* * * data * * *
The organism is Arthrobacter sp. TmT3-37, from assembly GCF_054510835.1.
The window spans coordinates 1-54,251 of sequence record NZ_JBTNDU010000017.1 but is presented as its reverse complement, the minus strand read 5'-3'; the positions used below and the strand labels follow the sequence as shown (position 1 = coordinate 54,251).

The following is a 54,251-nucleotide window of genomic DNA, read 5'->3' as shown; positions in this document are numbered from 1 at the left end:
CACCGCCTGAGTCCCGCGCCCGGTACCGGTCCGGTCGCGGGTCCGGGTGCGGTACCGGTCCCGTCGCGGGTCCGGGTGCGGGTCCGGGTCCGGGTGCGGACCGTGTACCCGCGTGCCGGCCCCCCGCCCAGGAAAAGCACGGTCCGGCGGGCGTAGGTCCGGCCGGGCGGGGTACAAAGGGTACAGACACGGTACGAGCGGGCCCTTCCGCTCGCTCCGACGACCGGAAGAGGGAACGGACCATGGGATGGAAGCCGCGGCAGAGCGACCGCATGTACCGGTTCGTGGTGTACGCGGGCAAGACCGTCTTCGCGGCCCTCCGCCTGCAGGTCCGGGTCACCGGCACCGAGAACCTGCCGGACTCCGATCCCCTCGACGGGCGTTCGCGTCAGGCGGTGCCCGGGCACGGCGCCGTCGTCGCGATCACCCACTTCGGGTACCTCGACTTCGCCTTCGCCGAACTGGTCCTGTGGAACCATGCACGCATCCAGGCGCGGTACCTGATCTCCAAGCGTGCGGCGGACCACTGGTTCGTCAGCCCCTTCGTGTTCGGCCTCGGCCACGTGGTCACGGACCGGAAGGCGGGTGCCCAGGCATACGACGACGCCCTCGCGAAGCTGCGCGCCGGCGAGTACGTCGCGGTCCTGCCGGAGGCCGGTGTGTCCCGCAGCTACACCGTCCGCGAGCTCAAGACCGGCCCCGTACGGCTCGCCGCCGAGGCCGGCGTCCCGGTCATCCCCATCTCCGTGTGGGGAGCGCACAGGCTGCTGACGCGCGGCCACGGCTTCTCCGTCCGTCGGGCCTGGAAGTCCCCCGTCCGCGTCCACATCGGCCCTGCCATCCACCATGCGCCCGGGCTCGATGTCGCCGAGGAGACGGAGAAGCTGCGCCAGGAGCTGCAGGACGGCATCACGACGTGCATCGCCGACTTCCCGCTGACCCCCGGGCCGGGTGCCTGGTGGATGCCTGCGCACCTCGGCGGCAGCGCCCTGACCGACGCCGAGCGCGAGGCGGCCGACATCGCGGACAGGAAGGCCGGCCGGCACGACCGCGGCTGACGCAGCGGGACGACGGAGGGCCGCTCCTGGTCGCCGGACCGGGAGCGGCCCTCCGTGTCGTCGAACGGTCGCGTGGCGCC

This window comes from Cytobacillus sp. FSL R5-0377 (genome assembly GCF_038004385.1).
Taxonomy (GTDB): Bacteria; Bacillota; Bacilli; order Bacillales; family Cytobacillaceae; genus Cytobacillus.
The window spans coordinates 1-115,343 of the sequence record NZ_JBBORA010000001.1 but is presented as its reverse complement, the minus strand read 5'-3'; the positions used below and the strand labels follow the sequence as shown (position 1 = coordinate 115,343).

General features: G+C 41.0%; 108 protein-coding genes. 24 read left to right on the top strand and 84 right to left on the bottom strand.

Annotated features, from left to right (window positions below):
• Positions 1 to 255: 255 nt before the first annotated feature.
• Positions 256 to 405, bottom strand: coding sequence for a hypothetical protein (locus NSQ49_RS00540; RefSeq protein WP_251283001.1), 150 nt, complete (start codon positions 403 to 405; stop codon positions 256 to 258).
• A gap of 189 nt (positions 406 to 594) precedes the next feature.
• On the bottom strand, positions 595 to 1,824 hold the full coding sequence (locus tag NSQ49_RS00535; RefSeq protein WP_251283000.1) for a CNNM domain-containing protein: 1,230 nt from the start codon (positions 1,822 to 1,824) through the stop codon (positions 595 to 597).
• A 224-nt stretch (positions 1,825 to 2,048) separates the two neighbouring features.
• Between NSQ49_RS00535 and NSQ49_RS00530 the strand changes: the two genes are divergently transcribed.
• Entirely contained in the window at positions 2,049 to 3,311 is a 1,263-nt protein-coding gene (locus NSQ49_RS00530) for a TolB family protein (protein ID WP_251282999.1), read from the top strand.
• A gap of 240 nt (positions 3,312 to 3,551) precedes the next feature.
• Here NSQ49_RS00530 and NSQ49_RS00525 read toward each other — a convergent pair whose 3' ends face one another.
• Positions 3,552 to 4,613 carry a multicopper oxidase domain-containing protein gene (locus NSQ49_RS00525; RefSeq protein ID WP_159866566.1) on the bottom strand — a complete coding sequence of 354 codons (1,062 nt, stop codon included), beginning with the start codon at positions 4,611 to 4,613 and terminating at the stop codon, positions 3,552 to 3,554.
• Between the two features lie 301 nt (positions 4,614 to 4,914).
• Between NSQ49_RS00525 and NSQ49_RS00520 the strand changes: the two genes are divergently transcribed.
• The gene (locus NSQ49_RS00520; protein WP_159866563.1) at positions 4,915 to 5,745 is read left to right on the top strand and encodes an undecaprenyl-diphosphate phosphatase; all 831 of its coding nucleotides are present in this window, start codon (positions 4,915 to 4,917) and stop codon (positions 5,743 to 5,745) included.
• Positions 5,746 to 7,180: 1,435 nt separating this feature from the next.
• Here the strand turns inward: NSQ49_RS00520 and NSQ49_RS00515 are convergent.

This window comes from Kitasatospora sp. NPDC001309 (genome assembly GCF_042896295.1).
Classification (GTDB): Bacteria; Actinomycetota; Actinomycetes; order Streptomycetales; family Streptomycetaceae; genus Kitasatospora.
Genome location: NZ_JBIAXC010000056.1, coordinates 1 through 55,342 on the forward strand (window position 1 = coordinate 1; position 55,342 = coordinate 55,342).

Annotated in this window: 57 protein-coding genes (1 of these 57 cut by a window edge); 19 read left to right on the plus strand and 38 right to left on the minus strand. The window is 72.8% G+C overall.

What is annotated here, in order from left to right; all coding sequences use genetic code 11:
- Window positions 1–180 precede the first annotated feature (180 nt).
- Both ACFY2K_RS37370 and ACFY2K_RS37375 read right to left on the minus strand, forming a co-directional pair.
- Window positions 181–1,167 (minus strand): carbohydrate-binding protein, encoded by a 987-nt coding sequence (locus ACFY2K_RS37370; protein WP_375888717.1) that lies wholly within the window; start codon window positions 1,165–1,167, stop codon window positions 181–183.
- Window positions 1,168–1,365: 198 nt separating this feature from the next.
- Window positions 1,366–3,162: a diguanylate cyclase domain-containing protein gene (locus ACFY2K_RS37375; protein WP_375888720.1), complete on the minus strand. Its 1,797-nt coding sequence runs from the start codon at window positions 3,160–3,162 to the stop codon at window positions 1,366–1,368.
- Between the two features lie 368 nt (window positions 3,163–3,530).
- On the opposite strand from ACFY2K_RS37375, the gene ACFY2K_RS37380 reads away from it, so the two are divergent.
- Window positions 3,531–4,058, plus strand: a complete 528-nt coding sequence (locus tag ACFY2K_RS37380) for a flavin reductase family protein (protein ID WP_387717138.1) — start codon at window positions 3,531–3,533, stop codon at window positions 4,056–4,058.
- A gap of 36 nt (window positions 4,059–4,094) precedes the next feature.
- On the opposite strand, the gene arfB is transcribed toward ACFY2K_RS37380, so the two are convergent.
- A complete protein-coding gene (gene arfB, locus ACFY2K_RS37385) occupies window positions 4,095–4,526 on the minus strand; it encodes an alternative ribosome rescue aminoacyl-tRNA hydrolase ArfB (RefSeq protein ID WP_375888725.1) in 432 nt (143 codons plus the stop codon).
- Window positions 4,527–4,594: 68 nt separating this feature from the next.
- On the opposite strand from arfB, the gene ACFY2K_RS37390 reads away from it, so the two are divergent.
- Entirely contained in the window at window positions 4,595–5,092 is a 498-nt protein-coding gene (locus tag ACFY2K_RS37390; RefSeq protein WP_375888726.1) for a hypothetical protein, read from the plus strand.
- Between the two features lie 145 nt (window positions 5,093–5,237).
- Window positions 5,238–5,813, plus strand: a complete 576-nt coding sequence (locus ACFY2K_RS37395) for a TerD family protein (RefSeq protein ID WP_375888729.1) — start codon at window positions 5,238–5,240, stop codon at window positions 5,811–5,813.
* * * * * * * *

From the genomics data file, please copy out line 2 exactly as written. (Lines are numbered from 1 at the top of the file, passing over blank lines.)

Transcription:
The window spans coordinates 1-54,251 of sequence record NZ_JBTNDU010000017.1 but is presented as its reverse complement, the minus strand read 5'-3'; the positions used below and the strand labels follow the sequence as shown (position 1 = coordinate 54,251).